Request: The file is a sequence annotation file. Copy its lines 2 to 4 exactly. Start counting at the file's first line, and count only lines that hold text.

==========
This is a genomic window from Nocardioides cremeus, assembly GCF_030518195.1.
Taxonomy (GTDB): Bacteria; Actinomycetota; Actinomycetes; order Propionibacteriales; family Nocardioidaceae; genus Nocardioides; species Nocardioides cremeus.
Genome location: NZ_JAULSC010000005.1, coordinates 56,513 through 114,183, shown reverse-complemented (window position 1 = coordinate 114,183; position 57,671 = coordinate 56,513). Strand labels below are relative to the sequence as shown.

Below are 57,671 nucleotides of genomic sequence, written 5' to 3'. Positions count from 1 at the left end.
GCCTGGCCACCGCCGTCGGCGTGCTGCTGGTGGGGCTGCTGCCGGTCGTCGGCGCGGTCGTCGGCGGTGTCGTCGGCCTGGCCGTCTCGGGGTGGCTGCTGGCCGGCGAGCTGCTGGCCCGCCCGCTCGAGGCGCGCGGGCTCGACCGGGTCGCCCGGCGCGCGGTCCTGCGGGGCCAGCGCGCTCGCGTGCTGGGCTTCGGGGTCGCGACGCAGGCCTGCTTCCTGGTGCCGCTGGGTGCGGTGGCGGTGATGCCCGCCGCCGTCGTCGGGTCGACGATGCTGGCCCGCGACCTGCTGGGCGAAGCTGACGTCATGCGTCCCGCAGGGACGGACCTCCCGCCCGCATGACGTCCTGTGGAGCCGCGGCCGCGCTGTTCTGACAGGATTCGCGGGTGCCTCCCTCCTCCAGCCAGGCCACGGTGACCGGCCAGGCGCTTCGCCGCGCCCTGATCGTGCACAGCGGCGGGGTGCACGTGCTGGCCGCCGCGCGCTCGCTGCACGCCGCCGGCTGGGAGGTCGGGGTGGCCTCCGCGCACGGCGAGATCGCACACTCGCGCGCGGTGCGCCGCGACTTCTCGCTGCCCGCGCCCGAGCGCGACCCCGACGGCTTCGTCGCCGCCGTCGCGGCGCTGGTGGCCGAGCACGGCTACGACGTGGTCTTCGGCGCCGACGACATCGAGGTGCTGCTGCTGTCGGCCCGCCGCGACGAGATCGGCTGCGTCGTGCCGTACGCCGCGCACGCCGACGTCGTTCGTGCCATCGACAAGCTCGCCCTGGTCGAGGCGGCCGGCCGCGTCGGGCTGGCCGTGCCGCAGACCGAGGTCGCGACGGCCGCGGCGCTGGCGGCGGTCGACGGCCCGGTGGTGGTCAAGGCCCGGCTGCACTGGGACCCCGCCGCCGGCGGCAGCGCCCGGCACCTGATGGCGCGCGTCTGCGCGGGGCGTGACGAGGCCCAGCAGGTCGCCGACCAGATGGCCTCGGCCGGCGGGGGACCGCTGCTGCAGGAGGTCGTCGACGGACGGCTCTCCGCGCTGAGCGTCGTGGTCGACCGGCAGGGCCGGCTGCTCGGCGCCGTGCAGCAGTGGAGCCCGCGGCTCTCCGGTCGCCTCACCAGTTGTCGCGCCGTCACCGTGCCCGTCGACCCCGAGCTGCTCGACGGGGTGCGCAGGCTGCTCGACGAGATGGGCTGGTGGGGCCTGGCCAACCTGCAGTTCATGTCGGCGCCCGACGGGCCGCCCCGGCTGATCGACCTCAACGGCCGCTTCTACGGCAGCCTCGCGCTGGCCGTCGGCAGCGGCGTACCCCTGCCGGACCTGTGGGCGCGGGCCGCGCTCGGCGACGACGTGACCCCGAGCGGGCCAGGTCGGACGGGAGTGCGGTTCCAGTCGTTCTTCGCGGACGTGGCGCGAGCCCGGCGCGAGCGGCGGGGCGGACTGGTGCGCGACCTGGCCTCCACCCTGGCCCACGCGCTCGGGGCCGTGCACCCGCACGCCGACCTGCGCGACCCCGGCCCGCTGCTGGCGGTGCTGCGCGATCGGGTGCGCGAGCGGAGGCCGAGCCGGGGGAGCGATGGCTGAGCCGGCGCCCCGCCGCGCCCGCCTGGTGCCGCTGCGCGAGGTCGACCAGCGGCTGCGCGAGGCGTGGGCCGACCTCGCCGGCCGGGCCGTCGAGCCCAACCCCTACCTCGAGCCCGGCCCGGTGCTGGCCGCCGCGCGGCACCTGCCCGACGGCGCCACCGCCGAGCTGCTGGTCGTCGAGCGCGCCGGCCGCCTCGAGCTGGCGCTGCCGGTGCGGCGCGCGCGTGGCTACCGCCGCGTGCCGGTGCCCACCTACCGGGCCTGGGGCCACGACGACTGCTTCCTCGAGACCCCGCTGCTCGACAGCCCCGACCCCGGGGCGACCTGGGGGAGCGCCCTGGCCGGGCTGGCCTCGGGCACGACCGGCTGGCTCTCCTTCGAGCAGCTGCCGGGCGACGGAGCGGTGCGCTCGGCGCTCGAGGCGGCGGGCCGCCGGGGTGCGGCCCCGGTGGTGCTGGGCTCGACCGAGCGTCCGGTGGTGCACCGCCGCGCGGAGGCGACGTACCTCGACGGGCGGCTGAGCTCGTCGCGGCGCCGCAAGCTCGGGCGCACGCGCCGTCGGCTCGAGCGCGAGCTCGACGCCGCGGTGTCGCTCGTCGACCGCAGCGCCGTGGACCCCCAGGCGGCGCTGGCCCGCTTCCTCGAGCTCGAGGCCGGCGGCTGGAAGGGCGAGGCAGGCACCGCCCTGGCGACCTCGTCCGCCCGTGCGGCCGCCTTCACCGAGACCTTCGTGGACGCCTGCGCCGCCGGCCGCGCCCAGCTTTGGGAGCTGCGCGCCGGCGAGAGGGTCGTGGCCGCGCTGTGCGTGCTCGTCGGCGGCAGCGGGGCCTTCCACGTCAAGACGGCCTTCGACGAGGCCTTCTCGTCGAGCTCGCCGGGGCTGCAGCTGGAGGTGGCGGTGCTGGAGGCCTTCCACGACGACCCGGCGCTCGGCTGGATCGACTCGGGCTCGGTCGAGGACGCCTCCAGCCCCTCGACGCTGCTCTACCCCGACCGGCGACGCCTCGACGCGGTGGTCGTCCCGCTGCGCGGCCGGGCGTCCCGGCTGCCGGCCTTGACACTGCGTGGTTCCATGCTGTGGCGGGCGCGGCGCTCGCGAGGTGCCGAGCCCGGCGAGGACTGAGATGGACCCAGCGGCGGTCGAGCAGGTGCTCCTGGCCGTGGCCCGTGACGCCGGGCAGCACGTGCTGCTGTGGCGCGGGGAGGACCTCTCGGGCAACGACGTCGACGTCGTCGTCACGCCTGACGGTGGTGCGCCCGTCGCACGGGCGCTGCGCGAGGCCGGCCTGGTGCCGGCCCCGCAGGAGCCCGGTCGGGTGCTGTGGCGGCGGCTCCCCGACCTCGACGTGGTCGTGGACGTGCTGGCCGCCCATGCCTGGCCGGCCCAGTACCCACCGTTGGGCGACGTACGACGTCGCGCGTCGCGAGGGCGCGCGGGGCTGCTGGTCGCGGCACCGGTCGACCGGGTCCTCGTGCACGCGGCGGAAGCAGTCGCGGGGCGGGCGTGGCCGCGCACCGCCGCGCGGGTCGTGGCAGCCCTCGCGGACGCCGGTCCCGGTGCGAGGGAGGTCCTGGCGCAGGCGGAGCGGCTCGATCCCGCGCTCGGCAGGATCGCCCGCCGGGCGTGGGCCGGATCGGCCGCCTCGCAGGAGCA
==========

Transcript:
Taxonomy (GTDB): Bacteria; Actinomycetota; Actinomycetes; order Propionibacteriales; family Nocardioidaceae; genus Nocardioides; species Nocardioides cremeus.
Genome location: NZ_JAULSC010000005.1, coordinates 56,513 through 114,183, shown reverse-complemented (window position 1 = coordinate 114,183; position 57,671 = coordinate 56,513). Strand labels below are relative to the sequence as shown.

Below are 57,671 nucleotides of genomic sequence, written 5' to 3'. Positions count from 1 at the left end.